Especially given these shortcomings, Ulfelder believes the outcome of his 2014 forecast is quite impressive. “I think the fact all of the cases in which we think we saw onsets of state-led mass killing in 2013 – Egypt, CAR, and possibly Nigeria and South Sudan – show up in the top 20, and mostly in the top 10 using data that's almost all from 2012 indicates that the forecasting process works reasonably well,” he says.
One dataset that could do much to improve the timeliness of forecasts is the Global Database of Events, Language and Tone (GDELT). “An event in GDELT,” explains John Beieler, PhD student at the Department of Political Science at Pennsylvania State University, “is who did what to whom. Something like ‘Syrian rebels attacked the Syrian government’.” These events are logged “without human involvement,” says Beieler. Incidents all around the world are distilled from online news reports and then coded by a programme. The result is a massive database that reaches back to the year 1979 and is updated daily.
Using GDELT would therefore make it possible to do a rolling forecast and Ulfelder is currently experimenting with the data, but as Beieler points out there is at least one obvious problem with relying on media coverage. “The places we are most interested in − like Central African Republic, South Sudan, North Korea − are the places that have the worst media coverage."
In some cases, this can make reliable forecasting impossible. “Could we have forecasted [based on GDELT] that South Sudan was going to happen?" asks Beieler. "I started looking at the GDELT data and it turns out that the answer is most likely ‘no’, because for many of the variables we look at, we had nothing."
Another challenge of many data sources such as GDELT is how specific they can get. While in some cases such as Afghanistan, forecasting on the district level has been attempted, conflict forecasting for the moment is mostly limited to the national level as this is where most data is available.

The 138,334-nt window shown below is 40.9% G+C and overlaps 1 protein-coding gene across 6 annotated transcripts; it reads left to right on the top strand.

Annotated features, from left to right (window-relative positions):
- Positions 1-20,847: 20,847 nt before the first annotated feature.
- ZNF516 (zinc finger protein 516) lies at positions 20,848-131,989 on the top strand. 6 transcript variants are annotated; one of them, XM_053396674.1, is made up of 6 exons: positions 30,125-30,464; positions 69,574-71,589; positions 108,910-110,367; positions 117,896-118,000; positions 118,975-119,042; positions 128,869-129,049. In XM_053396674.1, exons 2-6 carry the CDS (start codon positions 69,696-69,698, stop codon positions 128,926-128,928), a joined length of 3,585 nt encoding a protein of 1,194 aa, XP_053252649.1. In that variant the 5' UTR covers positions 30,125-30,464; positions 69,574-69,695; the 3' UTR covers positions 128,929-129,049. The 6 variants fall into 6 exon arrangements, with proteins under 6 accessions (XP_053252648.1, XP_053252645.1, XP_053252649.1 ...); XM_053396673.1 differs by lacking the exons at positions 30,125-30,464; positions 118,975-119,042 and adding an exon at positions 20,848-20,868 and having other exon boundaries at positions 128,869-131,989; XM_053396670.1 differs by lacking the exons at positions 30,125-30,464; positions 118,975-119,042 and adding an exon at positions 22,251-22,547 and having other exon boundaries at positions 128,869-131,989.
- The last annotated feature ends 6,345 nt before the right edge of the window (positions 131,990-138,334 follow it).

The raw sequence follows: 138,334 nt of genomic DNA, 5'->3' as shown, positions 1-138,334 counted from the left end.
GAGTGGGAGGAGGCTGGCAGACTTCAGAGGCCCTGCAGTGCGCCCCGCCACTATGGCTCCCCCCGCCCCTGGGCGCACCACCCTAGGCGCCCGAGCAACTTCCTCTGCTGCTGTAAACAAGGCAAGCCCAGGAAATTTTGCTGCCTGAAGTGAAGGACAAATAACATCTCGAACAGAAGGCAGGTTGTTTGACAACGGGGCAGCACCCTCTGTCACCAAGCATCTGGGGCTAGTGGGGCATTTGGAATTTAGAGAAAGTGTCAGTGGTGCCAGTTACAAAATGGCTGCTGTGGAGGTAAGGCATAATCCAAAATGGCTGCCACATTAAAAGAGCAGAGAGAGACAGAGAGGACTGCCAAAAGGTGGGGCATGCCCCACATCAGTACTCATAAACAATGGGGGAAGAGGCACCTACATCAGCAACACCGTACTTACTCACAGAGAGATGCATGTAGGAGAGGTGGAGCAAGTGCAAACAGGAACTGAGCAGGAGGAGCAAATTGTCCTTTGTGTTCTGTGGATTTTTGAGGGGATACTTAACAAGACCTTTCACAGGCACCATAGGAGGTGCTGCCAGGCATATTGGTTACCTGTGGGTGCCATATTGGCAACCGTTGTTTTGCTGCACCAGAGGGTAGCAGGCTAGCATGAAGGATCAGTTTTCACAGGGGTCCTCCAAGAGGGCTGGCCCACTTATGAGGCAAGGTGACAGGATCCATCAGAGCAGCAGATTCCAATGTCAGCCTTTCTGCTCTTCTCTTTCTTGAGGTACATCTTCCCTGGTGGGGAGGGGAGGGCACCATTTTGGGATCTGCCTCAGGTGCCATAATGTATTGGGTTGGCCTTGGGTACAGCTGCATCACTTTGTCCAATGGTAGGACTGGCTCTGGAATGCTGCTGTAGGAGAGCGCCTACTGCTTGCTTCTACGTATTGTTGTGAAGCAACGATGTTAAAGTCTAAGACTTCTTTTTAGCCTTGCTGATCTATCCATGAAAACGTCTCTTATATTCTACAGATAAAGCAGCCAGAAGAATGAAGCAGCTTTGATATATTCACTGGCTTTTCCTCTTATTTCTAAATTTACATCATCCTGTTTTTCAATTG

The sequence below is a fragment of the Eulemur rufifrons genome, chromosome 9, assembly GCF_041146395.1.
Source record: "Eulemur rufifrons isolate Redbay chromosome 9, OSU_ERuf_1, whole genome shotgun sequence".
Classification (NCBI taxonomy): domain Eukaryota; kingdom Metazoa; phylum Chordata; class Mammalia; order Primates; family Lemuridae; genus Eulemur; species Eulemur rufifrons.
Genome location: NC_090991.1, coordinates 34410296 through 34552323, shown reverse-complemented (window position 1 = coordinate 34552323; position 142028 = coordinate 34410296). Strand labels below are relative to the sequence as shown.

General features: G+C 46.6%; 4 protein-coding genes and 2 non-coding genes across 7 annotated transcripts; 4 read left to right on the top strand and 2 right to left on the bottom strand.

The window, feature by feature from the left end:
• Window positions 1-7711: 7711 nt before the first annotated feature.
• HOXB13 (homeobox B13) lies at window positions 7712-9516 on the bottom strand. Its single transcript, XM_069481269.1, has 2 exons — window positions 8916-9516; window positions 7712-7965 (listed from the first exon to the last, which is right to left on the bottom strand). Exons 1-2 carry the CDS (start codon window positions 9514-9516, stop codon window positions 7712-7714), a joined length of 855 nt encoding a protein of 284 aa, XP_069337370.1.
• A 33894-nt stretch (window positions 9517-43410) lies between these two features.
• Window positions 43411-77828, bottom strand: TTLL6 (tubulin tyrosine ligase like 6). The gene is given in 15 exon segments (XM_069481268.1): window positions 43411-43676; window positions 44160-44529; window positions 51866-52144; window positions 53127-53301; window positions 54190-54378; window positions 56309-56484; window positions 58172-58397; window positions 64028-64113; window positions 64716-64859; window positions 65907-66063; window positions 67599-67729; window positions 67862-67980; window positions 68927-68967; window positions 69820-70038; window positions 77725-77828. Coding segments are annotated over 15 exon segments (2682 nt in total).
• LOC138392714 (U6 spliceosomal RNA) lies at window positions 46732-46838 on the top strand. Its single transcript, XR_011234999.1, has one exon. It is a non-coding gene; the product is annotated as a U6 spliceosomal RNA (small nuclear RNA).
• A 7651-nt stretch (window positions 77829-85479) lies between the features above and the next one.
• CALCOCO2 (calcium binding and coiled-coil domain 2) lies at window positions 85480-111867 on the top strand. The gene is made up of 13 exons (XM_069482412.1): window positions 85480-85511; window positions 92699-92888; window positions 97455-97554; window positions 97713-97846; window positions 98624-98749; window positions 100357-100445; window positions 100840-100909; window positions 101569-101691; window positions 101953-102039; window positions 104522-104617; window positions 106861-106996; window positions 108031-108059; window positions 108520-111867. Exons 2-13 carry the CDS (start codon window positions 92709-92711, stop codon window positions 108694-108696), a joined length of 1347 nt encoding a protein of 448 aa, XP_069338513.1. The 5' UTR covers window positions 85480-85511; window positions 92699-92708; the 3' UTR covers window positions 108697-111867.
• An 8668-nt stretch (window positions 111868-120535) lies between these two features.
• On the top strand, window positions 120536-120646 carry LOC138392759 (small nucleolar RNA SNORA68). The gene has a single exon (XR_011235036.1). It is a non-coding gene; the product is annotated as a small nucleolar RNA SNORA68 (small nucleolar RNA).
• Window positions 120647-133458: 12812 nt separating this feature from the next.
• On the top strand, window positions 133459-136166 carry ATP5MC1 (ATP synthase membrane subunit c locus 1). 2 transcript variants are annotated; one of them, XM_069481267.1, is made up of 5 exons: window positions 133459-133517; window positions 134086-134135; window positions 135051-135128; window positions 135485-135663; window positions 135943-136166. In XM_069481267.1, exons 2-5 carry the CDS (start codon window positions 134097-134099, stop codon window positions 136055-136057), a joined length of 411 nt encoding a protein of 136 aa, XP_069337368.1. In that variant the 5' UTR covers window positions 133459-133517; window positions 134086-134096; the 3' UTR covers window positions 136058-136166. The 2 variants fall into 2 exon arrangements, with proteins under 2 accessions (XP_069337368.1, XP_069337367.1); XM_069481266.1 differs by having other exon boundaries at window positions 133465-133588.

With more input, however, Beieler argues that tools such as GDELT could help address these challenges. "[While] you can’t use GDELT really to pull out individual bits," he says, "you can use it to create a thermometer of different places” such as whether a certain region is more violent this month than the last.
With more granular and timely data, forecasts can only get more accurate. But as Ulfelder himself admits, the actual frequency of coups is very low and even those countries deemed to be at high risk are unlikely to experience a coup in reality. However, as Ulfelder also explains, the point of forecasting isn't to get things right so much as to direct attention.
“It’s a warning system," he says. "If we forecast that something is likely to happen, it means that someone should take a look at that country.”
Rankings, by this argument, are a handy starting point rather than a definitive end in of themselves − they are a signal to international organisations, diplomats and NGOs that they should pay particular attention to certain places and, crucially, follow up with their own qualitative analysis. This is perhaps especially the case when the inclusion of certain countries defy conventional wisdom − in this year’s list, such examples might be Rwanda, Angola and Burkina Faso.
In this sense, statistical forecasting can serve to reduce blind spots and challenge unfounded narratives such as that of Mali’s democratic credentials before its coup. Once aware of conflict risks, the international community can pay closer attention, investigate further and take pre-emptive measures. Furthermore, even if the outbreak of conflict cannot be averted, that extra level of preparedness could prove invaluable in responding speedily and limiting the destruction, loss of life and fallout from the onset of a coup.